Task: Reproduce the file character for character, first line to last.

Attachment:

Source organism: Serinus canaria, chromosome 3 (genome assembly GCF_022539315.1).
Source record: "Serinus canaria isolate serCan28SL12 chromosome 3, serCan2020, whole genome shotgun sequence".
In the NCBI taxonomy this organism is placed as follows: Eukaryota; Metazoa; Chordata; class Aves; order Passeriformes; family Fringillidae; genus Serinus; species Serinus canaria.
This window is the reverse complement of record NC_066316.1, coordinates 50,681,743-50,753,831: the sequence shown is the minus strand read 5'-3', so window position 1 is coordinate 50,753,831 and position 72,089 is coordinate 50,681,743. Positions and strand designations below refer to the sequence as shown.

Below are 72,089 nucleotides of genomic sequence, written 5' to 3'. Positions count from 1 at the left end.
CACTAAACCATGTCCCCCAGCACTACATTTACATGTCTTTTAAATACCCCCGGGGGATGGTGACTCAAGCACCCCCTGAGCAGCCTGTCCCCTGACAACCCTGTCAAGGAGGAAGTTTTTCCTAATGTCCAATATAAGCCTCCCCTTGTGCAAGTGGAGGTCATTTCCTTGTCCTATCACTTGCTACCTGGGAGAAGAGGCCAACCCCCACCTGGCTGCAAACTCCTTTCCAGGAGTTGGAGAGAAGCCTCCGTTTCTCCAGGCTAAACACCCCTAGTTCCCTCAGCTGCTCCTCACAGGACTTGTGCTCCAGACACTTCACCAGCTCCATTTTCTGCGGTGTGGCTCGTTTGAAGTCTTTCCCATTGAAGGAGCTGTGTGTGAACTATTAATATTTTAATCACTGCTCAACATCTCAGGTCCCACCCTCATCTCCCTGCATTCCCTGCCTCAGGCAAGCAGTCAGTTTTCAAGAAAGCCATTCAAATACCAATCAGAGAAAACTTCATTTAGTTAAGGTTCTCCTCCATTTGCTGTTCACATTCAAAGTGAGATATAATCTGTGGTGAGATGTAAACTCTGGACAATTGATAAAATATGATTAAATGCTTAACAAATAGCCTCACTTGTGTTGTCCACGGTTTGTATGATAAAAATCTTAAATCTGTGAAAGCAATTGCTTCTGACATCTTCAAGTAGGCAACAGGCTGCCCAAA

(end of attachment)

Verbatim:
Source organism: Serinus canaria, chromosome 3 (genome assembly GCF_022539315.1).
Source record: "Serinus canaria isolate serCan28SL12 chromosome 3, serCan2020, whole genome shotgun sequence".
In the NCBI taxonomy this organism is placed as follows: Eukaryota; Metazoa; Chordata; class Aves; order Passeriformes; family Fringillidae; genus Serinus; species Serinus canaria.
This window is the reverse complement of record NC_066316.1, coordinates 50,681,743-50,753,831: the sequence shown is the minus strand read 5'-3', so window position 1 is coordinate 50,753,831 and position 72,089 is coordinate 50,681,743. Positions and strand designations below refer to the sequence as shown.

Below are 72,089 nucleotides of genomic sequence, written 5' to 3'. Positions count from 1 at the left end.
CACTAAACCATGTCCCCCAGCACTACATTTACATGTCTTTTAAATACCCCCGGGGGATGGTGACTCAAGCACCCCCTGAGCAGCCTGTCCCCTGACAACCCTGTCAAGGAGGAAGTTTTTCCTAATGTCCAATATAAGCCTCCCCTTGTGCAAGTGGAGGTCATTTCCTTGTCCTATCACTTGCTACCTGGGAGAAGAGGCCAACCCCCACCTGGCTGCAAACTCCTTTCCAGGAGTTGGAGAGAAGCCTCCGTTTCTCCAGGCTAAACACCCCTAGTTCCCTCAGCTGCTCCTCACAGGACTTGTGCTCCAGACACTTCACCAGCTCCATTTTCTGCGGTGTGGCTCGTTTGAAGTCTTTCCCATTGAAGGAGCTGTGTGTGAACTATTAATATTTTAATCACTGCTCAACATCTCAGGTCCCACCCTCATCTCCCTGCATTCCCTGCCTCAGGCAAGCAGTCAGTTTTCAAGAAAGCCATTCAAATACCAATCAGAGAAAACTTCATTTAGTTAAGGTTCTCCTCCATTTGCTGTTCACATTCAAAGTGAGATATAATCTGTGGTGAGATGTAAACTCTGGACAATTGATAAAATATGATTAAATGCTTAACAAATAGCCTCACTTGTGTTGTCCACGGTTTGTATGATAAAAATCTTAAATCTGTGAAAGCAATTGCTTCTGACATCTTCAAGTAGGCAACAGGCTGCCCAAA